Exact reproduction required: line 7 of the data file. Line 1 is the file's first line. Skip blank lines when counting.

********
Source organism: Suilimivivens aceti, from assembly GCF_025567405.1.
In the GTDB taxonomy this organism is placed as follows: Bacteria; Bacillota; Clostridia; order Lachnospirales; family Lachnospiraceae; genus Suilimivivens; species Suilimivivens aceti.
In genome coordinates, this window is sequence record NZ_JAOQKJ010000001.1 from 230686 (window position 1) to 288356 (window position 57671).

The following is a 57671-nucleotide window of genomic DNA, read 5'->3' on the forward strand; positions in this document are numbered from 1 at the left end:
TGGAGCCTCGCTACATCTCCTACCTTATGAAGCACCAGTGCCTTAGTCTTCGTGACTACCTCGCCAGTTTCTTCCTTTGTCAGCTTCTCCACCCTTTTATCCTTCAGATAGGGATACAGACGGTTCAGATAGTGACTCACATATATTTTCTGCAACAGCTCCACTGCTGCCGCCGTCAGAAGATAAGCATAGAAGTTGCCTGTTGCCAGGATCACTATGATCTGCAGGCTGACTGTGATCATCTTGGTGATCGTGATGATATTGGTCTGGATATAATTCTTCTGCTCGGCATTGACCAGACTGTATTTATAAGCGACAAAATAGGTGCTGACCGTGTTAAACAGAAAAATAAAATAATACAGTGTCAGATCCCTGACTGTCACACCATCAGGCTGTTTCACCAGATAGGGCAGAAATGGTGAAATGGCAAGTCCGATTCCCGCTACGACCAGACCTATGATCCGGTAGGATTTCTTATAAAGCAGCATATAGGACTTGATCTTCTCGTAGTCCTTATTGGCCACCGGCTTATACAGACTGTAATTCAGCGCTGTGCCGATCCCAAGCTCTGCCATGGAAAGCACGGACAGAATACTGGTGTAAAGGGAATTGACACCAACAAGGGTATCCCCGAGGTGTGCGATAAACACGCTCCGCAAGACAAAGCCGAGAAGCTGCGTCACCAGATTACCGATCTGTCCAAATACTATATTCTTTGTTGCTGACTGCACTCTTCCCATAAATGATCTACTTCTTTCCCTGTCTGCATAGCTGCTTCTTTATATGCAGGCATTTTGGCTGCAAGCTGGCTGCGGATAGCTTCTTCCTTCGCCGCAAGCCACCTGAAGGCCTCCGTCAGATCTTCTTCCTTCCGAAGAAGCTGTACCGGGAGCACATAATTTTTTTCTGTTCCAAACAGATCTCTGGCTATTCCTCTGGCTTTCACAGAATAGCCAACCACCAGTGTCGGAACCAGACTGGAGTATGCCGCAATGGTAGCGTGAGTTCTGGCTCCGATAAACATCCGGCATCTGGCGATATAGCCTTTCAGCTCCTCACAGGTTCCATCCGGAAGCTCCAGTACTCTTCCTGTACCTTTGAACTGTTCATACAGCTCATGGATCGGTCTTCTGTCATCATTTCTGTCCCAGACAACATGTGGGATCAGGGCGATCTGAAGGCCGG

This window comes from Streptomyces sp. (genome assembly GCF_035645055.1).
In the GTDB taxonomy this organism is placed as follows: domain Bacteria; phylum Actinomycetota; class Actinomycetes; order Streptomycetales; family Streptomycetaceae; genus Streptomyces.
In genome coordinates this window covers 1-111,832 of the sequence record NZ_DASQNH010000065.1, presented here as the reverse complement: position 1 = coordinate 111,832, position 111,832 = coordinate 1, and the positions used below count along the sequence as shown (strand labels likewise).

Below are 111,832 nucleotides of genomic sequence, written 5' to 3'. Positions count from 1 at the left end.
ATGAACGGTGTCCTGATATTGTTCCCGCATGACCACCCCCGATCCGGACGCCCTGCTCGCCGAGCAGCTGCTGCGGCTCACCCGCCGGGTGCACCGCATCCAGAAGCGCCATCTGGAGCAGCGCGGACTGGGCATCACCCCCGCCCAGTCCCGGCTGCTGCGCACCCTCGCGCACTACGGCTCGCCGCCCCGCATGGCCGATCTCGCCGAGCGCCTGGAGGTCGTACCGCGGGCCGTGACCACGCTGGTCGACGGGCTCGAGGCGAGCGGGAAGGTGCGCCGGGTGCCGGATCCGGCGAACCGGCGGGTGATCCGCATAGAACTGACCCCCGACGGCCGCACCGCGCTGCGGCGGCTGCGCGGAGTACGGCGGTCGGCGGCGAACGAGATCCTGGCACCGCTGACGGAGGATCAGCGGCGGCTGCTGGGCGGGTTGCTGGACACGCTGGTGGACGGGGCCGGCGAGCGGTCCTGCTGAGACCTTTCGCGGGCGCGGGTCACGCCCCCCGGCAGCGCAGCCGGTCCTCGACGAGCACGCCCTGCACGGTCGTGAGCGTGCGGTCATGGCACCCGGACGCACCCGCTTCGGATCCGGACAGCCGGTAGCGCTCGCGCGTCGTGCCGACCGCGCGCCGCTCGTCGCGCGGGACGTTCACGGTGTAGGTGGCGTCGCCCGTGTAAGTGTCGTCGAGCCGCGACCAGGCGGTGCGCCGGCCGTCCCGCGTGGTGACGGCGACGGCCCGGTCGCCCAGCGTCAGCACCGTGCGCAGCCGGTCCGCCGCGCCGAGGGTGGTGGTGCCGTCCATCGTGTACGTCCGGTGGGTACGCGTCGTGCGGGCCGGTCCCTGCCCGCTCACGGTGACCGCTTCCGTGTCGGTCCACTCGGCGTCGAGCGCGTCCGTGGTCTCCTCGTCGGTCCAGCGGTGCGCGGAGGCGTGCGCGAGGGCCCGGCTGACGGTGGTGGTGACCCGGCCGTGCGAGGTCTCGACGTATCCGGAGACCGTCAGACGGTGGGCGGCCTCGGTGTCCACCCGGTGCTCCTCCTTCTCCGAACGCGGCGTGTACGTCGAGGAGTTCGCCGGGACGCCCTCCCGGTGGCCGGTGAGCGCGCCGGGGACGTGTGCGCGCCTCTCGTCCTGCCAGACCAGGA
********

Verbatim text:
In the GTDB taxonomy this organism is placed as follows: domain Bacteria; phylum Actinomycetota; class Actinomycetes; order Streptomycetales; family Streptomycetaceae; genus Streptomyces.